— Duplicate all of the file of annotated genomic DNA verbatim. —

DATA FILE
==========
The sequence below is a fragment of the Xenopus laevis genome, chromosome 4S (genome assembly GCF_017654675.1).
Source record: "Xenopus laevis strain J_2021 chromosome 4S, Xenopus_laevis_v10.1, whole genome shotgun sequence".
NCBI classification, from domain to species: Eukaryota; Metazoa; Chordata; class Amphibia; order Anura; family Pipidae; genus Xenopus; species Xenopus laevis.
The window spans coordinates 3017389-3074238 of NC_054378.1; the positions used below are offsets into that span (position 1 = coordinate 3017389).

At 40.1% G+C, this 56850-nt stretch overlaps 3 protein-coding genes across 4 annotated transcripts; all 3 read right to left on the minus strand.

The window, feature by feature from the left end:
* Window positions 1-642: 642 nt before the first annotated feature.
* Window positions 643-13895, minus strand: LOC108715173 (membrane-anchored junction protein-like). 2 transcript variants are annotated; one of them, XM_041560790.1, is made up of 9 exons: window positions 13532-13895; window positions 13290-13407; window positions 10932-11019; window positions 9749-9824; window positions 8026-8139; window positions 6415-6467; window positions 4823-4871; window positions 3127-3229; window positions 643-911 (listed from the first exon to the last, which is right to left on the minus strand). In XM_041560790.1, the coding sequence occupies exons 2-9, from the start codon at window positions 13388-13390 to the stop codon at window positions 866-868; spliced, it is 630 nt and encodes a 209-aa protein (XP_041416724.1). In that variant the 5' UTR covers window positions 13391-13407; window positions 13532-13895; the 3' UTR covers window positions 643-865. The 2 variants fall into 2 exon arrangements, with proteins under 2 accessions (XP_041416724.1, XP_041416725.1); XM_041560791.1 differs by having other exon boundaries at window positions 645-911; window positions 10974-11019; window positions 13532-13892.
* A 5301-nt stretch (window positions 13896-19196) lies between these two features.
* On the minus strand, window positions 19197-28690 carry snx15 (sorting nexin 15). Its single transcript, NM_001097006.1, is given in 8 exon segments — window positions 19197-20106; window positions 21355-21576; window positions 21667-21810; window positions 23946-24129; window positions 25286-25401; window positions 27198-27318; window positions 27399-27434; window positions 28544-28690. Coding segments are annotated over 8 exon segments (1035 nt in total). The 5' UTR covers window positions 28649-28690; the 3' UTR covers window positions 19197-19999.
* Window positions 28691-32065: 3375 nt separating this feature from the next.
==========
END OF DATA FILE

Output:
The sequence below is a fragment of the Xenopus laevis genome, chromosome 4S (genome assembly GCF_017654675.1).
Source record: "Xenopus laevis strain J_2021 chromosome 4S, Xenopus_laevis_v10.1, whole genome shotgun sequence".
NCBI classification, from domain to species: Eukaryota; Metazoa; Chordata; class Amphibia; order Anura; family Pipidae; genus Xenopus; species Xenopus laevis.
The window spans coordinates 3017389-3074238 of NC_054378.1; the positions used below are offsets into that span (position 1 = coordinate 3017389).

At 40.1% G+C, this 56850-nt stretch overlaps 3 protein-coding genes across 4 annotated transcripts; all 3 read right to left on the minus strand.

The window, feature by feature from the left end:
* Window positions 1-642: 642 nt before the first annotated feature.
* Window positions 643-13895, minus strand: LOC108715173 (membrane-anchored junction protein-like). 2 transcript variants are annotated; one of them, XM_041560790.1, is made up of 9 exons: window positions 13532-13895; window positions 13290-13407; window positions 10932-11019; window positions 9749-9824; window positions 8026-8139; window positions 6415-6467; window positions 4823-4871; window positions 3127-3229; window positions 643-911 (listed from the first exon to the last, which is right to left on the minus strand). In XM_041560790.1, the coding sequence occupies exons 2-9, from the start codon at window positions 13388-13390 to the stop codon at window positions 866-868; spliced, it is 630 nt and encodes a 209-aa protein (XP_041416724.1). In that variant the 5' UTR covers window positions 13391-13407; window positions 13532-13895; the 3' UTR covers window positions 643-865. The 2 variants fall into 2 exon arrangements, with proteins under 2 accessions (XP_041416724.1, XP_041416725.1); XM_041560791.1 differs by having other exon boundaries at window positions 645-911; window positions 10974-11019; window positions 13532-13892.
* A 5301-nt stretch (window positions 13896-19196) lies between these two features.
* On the minus strand, window positions 19197-28690 carry snx15 (sorting nexin 15). Its single transcript, NM_001097006.1, is given in 8 exon segments — window positions 19197-20106; window positions 21355-21576; window positions 21667-21810; window positions 23946-24129; window positions 25286-25401; window positions 27198-27318; window positions 27399-27434; window positions 28544-28690. Coding segments are annotated over 8 exon segments (1035 nt in total). The 5' UTR covers window positions 28649-28690; the 3' UTR covers window positions 19197-19999.
* Window positions 28691-32065: 3375 nt separating this feature from the next.